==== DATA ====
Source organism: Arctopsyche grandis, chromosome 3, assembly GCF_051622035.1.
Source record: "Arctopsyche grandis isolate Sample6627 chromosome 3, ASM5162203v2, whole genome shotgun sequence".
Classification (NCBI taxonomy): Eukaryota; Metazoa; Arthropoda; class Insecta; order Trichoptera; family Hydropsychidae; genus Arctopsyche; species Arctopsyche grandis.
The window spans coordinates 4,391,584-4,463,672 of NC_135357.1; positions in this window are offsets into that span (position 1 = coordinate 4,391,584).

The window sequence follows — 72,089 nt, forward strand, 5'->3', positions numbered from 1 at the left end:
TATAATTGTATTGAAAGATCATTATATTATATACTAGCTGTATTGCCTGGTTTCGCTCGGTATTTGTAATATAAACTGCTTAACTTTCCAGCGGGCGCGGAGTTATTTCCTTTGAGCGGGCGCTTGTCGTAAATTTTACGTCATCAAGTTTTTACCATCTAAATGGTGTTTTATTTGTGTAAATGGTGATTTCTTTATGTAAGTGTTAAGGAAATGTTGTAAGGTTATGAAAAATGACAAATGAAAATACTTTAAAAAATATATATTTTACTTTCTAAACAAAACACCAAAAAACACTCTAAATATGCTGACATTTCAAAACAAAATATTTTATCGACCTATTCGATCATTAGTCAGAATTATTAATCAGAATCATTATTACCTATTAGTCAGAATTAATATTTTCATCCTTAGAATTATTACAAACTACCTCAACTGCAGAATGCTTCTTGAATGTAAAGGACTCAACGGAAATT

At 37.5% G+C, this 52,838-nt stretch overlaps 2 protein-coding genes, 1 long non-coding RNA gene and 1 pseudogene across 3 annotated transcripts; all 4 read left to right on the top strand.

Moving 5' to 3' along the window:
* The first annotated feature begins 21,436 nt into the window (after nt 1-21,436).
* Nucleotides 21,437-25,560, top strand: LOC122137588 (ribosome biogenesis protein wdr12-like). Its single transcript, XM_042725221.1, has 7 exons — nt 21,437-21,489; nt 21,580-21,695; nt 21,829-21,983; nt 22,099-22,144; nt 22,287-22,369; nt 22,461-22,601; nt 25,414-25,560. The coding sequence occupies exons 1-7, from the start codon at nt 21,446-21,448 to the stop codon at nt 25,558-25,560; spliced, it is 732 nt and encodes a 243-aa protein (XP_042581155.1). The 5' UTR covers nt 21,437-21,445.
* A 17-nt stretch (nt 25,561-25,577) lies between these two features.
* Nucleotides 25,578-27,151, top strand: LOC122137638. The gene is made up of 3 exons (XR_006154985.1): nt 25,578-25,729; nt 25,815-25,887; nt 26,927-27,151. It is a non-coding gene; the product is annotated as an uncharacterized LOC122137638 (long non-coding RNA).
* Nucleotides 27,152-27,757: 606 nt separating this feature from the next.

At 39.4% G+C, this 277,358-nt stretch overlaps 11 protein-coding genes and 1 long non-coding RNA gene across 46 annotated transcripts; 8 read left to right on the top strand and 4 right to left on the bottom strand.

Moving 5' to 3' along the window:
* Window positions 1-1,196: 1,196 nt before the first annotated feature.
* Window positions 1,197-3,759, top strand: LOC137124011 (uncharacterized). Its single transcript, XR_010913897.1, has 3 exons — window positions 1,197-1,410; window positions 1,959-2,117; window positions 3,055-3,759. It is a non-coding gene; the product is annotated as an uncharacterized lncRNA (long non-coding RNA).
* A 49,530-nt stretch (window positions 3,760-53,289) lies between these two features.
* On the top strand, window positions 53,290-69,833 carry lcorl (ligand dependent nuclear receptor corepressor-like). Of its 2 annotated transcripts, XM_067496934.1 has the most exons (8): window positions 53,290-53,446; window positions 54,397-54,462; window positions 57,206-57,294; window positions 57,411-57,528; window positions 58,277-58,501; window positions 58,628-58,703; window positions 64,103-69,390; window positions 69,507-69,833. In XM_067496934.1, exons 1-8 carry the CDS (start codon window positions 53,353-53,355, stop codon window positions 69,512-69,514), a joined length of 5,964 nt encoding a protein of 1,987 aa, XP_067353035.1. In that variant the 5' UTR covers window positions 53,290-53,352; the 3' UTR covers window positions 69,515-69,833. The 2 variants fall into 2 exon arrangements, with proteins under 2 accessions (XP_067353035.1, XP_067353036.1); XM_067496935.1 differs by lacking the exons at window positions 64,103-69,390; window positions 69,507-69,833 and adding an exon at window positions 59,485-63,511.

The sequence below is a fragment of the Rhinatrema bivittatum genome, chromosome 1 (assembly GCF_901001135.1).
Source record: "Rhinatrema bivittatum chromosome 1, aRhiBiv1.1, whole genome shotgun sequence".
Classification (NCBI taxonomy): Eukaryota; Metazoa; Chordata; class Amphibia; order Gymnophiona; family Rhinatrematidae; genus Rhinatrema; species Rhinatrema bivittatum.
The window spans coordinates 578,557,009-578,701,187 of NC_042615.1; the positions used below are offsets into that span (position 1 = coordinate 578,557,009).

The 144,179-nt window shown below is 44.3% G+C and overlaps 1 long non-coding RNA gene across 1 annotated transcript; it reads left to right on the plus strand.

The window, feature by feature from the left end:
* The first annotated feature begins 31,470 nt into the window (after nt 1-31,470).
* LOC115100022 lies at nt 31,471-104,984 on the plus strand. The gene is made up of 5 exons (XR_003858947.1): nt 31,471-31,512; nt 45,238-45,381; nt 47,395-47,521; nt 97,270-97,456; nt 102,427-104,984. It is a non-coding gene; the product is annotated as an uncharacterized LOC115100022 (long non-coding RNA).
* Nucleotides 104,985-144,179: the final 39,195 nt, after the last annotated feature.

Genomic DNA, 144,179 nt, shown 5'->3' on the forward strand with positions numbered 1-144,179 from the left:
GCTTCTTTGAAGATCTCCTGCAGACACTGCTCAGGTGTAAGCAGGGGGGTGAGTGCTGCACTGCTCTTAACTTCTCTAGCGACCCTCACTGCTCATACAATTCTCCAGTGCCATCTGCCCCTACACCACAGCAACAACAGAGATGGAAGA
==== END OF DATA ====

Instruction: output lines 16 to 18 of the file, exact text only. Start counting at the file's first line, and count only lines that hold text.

* Window positions 1-1,196: 1,196 nt before the first annotated feature.
* Window positions 1,197-3,759, top strand: LOC137124011 (uncharacterized). Its single transcript, XR_010913897.1, has 3 exons — window positions 1,197-1,410; window positions 1,959-2,117; window positions 3,055-3,759. It is a non-coding gene; the product is annotated as an uncharacterized lncRNA (long non-coding RNA).
* A 49,530-nt stretch (window positions 3,760-53,289) lies between these two features.